James Meek, writing in the London Review of Books on the grim results of the privatization of Britain’s once state-owned electricity system:
More than twenty years after the great electricity experiment was launched, it can be seen that although it was an act of privatisation – of taxation, principally – it was most significantly an act of alienation, lowering an impenetrable barrier of complexity, commercial secrecy and sheer geographical distance between the controlling interests of electricity companies and the customers they serve. It’s easy to switch suppliers. But behind that barrier citizens and small businesses have no way of knowing that they aren’t being fleeced as egregiously by the cheapest provider as they are by the most expensive. The consumer-peasants of Britain bring their tithes to the locked gates of the great electrical estates and wonder who lives in the big house now, and whether they are at home, or in one of their other estates around the world.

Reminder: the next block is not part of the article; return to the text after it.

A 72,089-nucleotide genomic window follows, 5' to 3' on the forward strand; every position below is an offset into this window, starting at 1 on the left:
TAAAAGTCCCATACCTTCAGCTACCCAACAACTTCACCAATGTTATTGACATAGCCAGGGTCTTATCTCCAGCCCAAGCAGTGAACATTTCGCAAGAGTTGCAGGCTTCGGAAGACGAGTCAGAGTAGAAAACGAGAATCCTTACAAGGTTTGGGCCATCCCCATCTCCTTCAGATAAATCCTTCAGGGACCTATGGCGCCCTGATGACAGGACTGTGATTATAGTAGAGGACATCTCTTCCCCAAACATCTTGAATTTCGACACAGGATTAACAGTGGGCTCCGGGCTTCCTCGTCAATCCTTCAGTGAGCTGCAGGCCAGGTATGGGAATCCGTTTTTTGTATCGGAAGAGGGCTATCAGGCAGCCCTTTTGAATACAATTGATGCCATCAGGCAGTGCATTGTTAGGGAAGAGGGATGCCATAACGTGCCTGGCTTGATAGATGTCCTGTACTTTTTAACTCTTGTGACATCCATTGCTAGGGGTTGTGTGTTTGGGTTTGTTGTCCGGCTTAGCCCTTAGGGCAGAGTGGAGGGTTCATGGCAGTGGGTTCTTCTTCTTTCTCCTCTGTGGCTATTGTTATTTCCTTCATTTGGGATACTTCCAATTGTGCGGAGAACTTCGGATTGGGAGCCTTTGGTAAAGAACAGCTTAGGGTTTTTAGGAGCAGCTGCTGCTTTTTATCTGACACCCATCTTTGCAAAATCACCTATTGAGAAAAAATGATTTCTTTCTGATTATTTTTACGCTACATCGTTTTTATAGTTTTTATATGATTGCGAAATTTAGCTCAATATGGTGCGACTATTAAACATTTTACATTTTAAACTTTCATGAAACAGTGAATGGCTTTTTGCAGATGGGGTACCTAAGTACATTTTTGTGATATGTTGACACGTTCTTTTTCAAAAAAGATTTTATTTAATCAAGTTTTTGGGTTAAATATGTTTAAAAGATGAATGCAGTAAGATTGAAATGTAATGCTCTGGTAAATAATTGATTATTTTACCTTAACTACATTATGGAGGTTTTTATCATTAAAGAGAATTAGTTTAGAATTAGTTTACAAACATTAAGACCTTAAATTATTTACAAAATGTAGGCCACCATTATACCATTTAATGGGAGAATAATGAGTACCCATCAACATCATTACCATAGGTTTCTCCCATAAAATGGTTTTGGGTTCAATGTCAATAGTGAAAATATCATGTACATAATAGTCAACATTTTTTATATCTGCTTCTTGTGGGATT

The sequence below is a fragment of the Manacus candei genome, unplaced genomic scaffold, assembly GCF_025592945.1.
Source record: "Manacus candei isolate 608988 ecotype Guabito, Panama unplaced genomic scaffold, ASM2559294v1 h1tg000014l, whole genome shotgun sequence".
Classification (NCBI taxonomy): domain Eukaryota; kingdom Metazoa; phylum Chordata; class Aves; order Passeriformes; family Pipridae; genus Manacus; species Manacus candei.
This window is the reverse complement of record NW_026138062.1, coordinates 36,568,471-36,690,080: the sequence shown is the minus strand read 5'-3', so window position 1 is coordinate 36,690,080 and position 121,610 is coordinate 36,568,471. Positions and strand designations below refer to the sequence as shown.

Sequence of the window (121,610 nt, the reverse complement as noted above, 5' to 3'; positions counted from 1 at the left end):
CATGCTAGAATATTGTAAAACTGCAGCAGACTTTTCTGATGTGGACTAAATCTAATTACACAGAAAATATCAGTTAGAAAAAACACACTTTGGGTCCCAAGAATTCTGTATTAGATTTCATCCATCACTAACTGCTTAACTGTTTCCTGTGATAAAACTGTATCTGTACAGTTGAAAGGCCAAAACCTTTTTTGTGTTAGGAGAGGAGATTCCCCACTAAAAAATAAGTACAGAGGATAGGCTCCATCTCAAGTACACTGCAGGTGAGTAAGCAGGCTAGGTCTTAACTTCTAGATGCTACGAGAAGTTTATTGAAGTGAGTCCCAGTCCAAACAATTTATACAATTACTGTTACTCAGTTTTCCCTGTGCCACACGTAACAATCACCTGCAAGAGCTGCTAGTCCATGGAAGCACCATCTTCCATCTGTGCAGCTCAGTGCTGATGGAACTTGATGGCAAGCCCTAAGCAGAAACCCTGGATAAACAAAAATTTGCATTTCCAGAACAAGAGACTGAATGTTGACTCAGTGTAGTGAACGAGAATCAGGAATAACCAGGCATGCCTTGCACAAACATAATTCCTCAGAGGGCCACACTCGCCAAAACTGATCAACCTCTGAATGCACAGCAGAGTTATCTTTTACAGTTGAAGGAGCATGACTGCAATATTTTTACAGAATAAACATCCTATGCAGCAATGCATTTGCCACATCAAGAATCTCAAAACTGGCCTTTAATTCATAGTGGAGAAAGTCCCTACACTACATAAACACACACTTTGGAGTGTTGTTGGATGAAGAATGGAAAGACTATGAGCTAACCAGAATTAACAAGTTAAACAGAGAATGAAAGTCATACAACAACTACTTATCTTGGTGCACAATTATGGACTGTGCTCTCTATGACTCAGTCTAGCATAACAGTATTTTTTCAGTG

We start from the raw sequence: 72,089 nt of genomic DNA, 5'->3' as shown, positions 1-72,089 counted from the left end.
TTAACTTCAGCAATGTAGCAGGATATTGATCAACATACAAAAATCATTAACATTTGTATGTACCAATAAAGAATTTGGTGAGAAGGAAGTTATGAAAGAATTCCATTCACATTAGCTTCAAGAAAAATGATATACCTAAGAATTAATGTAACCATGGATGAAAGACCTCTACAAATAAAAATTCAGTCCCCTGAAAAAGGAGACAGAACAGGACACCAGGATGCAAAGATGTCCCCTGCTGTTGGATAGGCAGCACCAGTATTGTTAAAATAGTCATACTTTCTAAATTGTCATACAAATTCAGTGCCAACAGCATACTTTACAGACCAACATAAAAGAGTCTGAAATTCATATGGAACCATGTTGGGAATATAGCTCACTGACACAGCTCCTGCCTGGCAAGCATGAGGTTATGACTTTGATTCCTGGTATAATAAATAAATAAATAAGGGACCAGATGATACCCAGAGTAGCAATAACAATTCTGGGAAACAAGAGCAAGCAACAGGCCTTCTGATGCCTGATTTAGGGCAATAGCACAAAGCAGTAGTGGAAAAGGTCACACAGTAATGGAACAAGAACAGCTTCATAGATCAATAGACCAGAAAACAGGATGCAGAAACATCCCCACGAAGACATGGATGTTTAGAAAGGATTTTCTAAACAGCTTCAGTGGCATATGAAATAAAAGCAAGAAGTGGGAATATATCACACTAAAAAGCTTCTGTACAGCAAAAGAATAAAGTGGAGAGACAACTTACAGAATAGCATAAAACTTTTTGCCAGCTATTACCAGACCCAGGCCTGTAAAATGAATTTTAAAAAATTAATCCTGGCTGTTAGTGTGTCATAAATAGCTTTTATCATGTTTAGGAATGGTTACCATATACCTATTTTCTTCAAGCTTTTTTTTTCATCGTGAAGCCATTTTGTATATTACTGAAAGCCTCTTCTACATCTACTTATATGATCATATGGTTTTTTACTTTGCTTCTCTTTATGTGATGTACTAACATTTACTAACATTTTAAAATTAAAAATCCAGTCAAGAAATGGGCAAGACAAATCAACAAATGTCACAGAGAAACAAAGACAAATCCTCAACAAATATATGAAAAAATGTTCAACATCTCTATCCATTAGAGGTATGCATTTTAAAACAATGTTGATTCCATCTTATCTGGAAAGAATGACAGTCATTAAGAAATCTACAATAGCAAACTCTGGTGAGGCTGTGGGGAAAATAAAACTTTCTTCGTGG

One of the beneficiaries Meek mentions is a name familiar on the UC Berkeley campus, Li Ka-Shing, the richest man in Asia, who bought himself the naming rights to the university’s new public health building. Li had no connection with Berkeley, but he loves to buy monuments. The building he bankrolled replaced another named for a UC Berkeley graduate, the man under whose tenure as Chief Justice the U.S. Supreme Court did more to establish civil rights for Americans than any other court in American history, the late Earl Warren Jr.